Stephen's blog

The power of the reciprocal test

Recently enjoyed a few email exchanges with a well-meaning, good-natured friend.

The communications included ideas concerning "God".

Now, as I have found in many such "arguments" there are entrenched views that aren't often swayed by counter-arguments — here's one example where simple straight-forward reasoning didn't change this person's belief one bit, it seems.

Be that as it may, there is a very helpful technique that enables one to see the bias in beliefs.

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The jig is up

There is an astonishingly deep and dangerous disconnect between our mainstream world view, and reality. So deep and dangerous is that disconnect I believe it imperils the survival of the human race. That disconnect is demonstrated by modern science's approach: that for every physical effect, there is (in theory) a physical cause. If someone is sick, a physical cause is sought. A bacteria perhaps? Hence the widespread use of antibiotics. It is a simple matter to show that these mechanical-world views are wrong. Dangerously wrong.

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Predicting the same responses

Dear me. It's so predictable.

According to an article in the New Scientist1, a highly respected psychologist has done experiments that reveal a slight ability to 'feel the future' (as in precognition).

"A year ago ... Daryl Bem, a well-respected psychologist at Cornell University, New York, reported some positive (precognition) results in the Journal of Personal and Social Psychology (vol 100, p407). 'When Daryl speaks, we listen,' says Jeff Galak, of Carnegie Mellon University in Pittsburgh, Pennsylvania."

The article details the experiments, revealing that people will make choices of pictures, words or objects that -- more often than chance --  will be of those that later had been pre-arranged to be presented to them.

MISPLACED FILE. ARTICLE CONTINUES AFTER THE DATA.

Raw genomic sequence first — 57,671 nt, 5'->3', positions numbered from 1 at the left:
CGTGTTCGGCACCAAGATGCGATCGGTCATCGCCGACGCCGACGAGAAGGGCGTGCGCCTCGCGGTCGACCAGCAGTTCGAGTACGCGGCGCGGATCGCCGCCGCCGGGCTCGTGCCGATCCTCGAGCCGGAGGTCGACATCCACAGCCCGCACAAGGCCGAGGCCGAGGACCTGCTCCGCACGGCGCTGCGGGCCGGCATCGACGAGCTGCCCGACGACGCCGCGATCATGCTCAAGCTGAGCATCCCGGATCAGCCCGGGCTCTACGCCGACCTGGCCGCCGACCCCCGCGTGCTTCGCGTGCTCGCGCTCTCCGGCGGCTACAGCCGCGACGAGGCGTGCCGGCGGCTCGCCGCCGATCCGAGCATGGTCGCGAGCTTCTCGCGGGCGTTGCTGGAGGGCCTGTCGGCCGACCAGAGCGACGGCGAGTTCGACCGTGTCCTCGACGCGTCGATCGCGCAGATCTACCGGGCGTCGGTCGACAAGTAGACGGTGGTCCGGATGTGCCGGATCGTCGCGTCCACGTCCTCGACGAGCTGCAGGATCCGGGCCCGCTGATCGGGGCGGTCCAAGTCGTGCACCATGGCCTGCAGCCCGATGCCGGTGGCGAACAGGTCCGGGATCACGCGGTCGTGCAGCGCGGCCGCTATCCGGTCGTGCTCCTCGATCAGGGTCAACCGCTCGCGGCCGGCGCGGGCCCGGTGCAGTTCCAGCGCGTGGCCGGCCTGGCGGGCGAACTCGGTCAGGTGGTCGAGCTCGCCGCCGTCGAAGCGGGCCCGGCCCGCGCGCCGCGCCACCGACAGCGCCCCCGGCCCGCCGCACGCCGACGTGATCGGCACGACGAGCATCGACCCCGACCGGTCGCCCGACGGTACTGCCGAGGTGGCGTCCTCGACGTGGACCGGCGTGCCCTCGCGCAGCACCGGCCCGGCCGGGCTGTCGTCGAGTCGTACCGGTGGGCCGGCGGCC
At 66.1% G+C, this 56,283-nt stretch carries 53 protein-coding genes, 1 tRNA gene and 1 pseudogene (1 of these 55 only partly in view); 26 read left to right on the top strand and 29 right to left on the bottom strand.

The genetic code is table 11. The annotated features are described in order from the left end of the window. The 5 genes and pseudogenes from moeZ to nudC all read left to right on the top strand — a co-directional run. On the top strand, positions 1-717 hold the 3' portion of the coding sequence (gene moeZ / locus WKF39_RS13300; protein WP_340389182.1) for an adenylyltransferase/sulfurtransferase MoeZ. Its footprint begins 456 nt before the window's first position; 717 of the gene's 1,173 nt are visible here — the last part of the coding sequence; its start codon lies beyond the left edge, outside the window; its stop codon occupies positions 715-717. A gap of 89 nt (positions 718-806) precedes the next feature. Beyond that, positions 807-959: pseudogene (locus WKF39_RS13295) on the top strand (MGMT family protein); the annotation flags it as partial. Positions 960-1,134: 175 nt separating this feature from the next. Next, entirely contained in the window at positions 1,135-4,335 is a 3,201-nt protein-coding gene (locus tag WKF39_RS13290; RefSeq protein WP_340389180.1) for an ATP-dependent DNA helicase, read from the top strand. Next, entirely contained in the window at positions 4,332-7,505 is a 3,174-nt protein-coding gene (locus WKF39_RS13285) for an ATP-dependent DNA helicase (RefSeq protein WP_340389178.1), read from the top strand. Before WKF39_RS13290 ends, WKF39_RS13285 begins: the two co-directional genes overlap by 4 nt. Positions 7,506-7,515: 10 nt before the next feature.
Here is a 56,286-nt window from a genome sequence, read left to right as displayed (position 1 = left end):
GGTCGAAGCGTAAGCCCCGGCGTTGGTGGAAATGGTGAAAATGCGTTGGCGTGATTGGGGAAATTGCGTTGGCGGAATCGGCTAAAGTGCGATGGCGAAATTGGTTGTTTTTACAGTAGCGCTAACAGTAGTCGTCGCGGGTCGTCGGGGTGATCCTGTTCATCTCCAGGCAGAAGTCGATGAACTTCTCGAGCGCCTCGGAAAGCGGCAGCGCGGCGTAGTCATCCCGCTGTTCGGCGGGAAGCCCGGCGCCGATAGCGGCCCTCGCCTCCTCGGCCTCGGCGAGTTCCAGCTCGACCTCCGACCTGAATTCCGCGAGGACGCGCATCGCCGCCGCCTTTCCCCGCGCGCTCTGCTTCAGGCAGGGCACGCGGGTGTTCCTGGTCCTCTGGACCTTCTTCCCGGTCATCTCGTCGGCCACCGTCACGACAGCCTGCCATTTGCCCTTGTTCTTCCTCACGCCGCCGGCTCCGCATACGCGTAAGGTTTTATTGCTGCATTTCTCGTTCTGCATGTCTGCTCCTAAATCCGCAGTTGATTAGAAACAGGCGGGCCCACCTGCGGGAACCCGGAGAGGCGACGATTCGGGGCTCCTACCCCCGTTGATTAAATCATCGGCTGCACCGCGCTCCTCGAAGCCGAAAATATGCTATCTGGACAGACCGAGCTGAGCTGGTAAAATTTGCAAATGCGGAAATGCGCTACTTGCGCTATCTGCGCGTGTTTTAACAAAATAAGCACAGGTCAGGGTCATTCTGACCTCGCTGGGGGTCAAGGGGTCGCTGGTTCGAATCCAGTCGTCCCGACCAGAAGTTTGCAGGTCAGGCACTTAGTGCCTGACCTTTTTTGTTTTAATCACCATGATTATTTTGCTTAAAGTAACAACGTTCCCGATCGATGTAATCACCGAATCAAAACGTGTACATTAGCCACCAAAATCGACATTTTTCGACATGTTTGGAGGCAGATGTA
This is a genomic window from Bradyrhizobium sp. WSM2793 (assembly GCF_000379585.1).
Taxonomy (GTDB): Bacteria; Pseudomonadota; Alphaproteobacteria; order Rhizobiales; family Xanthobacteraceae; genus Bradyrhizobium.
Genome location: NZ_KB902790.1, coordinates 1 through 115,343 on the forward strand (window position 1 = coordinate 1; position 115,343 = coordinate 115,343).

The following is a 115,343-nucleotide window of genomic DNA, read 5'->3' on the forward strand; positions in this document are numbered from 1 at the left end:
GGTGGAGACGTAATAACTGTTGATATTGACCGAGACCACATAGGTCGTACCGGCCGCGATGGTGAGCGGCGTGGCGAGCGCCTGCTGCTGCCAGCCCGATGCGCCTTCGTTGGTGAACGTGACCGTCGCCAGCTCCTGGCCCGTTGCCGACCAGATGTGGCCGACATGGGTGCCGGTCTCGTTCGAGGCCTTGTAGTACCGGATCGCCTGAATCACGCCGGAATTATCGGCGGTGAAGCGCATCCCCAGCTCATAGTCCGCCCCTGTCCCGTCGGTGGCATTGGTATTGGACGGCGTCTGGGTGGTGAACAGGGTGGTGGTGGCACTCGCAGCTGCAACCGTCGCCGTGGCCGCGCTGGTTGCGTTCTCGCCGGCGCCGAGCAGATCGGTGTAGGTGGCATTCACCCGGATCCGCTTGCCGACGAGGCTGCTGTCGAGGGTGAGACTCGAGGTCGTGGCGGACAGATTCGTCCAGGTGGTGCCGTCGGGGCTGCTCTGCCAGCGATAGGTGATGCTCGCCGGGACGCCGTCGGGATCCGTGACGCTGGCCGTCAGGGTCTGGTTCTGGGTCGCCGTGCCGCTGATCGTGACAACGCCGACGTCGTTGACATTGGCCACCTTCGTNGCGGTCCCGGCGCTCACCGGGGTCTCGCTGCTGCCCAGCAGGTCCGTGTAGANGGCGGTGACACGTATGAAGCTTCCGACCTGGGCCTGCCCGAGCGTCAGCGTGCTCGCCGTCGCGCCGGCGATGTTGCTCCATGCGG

What is interesting about the article is not the experimental evidence itself. That's a done deal many times over. Princeton's PEAR laboratories had around 30 years of consistent research to confirm mind-matter and precognitive abilities, before it closed up shop, citing no need to continue because ...

The enormous databases produced by PEAR provide clear evidence that human thought and emotion can produce measureable influences on physical reality. The researchers have also developed several theoretical models that attempt to accommodate the empirical results, which cannot be explained by any currently recognized scientific model.

And of course "not mentioning" Wheeler's Delayed Choice experiments showing a much more substantial experimental basis within deep reality of future influences effecting the past (or more correctly, present choices effecting which past is experienced).

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Solitude fuels creativity

From a NYTImes article

"The Rise of the New Groupthink"

Research strongly suggests that people are more creative when they enjoy privacy and freedom from interruption. And the most spectacularly creative people in many fields are often introverted, according to studies by the psychologists Mihaly Csikszentmihalyi and Gregory Feist. They’re extroverted enough to exchange and advance ideas, but see themselves as independent and individualistic. They’re not joiners by nature.

and

Solitude has long been associated with creativity and transcendence. “Without great solitude, no serious work is possible,” Picasso said. A central narrative of many religions is the seeker — Moses, Jesus, Buddha — who goes off by himself and brings profound insights back to the community.

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If you are not shocked ...

Some years ago I read that Nobel Laurette and physicist Niels Bohr reportedly remarked that "Anyone who is not shocked by quantum theory has not understood it".